Objects: Between Whitehead and Heidegger

One of the exciting things happening in object-oriented philosophy is a synthesis of Whiteheadian and Heideggerian insights, namely, 1) Whitehead’s pan-experientialist concept of feeling or prehension, which deals a severe blow to human exceptionalism, and 2) Heidegger’s concept of the retreat or withdrawal (Entzug) of things. It’s a mutually beneficial synthesis: Whitehead helps avoid theContinue reading “Objects: Between Whitehead and Heidegger”

(Re)Introducing Aristotle, 3: Life After Heidegger and Whitehead

In the earlier parts of this Aristotelian exposition, we covered Aristotle’s conception of nature and the thinghood of things, and then moved on to talk about Aristotle’s conception of life and soul.  In this episode, I want to consider what an Aristotelian philosophy could look like if it was updated in a context that tookContinue reading “(Re)Introducing Aristotle, 3: Life After Heidegger and Whitehead”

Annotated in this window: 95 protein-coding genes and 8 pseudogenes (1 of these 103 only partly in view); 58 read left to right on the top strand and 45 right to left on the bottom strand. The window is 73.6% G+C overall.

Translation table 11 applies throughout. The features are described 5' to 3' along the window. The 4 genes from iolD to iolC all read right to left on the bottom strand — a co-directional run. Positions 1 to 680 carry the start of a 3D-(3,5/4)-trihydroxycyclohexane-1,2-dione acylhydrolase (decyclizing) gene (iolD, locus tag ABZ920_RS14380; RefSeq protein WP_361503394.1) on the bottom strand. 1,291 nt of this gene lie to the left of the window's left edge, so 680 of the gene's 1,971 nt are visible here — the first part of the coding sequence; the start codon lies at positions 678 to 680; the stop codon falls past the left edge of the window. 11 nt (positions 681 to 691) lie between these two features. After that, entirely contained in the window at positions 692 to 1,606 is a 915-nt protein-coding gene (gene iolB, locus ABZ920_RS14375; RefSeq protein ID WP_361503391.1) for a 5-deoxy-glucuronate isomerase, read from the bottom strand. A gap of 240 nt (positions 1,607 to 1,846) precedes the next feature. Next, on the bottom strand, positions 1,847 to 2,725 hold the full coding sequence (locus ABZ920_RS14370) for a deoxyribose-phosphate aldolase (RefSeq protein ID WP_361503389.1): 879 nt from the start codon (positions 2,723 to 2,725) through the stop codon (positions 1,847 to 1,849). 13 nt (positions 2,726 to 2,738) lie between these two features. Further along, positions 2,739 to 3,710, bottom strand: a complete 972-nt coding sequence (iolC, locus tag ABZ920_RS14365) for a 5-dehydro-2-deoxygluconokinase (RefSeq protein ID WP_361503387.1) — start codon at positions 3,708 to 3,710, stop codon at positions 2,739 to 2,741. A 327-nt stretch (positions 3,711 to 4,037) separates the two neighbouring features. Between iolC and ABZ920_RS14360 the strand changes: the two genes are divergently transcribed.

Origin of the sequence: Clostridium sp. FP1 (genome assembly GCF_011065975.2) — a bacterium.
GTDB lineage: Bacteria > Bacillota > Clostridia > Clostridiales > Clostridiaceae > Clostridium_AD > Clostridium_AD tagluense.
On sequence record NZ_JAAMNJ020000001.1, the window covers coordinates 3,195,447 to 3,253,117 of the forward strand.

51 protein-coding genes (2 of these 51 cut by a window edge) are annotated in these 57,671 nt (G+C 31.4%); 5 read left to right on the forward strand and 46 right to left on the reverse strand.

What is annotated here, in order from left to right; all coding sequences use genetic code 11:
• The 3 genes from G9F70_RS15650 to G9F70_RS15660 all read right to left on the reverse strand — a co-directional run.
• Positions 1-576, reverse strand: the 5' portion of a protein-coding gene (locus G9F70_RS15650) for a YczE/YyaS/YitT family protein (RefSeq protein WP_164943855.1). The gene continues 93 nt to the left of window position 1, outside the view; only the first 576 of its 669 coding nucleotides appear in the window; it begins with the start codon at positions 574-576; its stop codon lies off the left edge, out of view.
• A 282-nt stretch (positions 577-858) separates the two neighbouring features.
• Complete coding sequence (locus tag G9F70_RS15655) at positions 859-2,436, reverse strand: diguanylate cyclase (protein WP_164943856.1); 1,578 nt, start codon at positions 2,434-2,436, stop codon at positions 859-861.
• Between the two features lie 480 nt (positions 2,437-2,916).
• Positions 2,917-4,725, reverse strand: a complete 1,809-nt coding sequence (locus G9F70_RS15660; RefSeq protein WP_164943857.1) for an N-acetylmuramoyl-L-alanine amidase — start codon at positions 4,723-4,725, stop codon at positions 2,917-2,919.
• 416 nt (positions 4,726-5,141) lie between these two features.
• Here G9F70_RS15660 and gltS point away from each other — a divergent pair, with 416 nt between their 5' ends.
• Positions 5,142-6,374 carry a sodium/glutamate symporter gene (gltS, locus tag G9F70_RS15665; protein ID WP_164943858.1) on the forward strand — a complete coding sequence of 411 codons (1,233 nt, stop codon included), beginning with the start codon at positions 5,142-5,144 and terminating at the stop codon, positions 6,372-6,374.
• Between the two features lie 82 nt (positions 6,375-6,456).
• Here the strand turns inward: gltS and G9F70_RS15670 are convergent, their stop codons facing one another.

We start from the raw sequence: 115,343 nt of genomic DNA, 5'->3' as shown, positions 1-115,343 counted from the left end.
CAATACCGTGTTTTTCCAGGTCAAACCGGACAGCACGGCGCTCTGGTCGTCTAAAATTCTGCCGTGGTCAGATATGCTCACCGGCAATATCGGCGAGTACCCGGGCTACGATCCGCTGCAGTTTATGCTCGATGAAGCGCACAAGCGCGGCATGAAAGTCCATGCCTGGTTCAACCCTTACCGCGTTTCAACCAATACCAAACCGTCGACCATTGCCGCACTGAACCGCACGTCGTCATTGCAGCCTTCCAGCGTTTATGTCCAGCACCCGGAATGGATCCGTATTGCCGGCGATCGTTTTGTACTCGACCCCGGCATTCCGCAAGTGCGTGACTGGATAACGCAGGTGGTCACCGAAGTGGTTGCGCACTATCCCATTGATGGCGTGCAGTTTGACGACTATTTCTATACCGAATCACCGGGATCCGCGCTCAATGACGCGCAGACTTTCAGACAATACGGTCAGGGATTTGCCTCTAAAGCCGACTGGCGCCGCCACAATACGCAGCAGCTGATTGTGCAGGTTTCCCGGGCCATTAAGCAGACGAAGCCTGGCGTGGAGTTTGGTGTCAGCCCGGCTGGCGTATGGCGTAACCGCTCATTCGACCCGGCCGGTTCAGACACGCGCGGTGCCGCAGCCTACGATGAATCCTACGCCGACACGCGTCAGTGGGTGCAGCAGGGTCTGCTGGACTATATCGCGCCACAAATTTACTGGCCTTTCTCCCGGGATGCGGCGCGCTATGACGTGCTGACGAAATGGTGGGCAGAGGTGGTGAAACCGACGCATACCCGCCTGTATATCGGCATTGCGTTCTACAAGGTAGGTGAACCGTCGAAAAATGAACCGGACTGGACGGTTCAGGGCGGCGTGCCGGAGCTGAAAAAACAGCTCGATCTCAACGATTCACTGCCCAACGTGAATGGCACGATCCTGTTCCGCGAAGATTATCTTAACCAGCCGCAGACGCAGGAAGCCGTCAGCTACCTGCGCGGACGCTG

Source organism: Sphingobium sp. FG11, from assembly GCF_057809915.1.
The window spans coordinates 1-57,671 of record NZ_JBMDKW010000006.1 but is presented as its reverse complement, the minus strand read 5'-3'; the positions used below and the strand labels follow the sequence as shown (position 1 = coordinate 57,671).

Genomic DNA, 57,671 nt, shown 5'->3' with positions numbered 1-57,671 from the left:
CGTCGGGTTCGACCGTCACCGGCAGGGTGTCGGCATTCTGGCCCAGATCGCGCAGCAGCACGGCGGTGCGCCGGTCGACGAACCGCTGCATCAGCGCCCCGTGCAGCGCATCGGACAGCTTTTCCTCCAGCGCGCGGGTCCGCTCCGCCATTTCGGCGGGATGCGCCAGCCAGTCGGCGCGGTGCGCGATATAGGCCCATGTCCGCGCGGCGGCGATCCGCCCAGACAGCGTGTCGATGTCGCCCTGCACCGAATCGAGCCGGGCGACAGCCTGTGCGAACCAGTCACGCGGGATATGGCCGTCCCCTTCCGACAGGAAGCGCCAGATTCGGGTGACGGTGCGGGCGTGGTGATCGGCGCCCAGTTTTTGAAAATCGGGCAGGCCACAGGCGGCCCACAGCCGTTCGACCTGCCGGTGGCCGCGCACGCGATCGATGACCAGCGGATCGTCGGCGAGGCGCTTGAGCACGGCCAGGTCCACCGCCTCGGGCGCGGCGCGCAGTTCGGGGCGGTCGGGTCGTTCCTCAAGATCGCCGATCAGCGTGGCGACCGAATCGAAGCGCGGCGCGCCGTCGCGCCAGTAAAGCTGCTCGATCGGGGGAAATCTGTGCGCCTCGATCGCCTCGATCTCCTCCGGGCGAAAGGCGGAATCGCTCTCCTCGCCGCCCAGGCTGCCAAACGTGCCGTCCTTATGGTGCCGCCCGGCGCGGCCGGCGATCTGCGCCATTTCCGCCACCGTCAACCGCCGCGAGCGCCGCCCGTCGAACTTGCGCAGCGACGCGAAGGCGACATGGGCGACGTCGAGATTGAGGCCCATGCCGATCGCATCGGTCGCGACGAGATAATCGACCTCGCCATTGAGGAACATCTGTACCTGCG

(Re)Introducing Aristotle, 1: Nature and Things

Aristotle is underrated.  He is not some dry systematic thinker who abstracted and oversimplified the insights of his teacher.  Plato and Aristotle are too often reduced to straw men who are guilty of establishing the structures (especially dualisms) that have caused most of the world’s subsequent problems.  Some people rescue Plato by reminding everyone ofContinue reading “(Re)Introducing Aristotle, 1: Nature and Things”

Latour’s Bad Words

The vocabulary I have used is very bad and it is meant to be bad: actant, mediation, obligatory passage point, translation, delegation, they have no meaning in themselves and they do no metaphysical work whatsoever.  I never put any sort of explanatory weight on them.  I don’t believe the world is made of mediations, entities,Continue reading “Latour’s Bad Words”

A More Whiteheadian Merleau-Ponty

I’m in the process of reviewing an excellent book, Nature and Logos: A Whiteheadian Key to Merleau-Ponty’s Fundamental Thought, by William Hamrick and Jan van der Veken.  It’s so thorough in its research and references, you can get a lot out of the book even if you don’t pay attention to the overall argument that the authors areContinue reading “A More Whiteheadian Merleau-Ponty”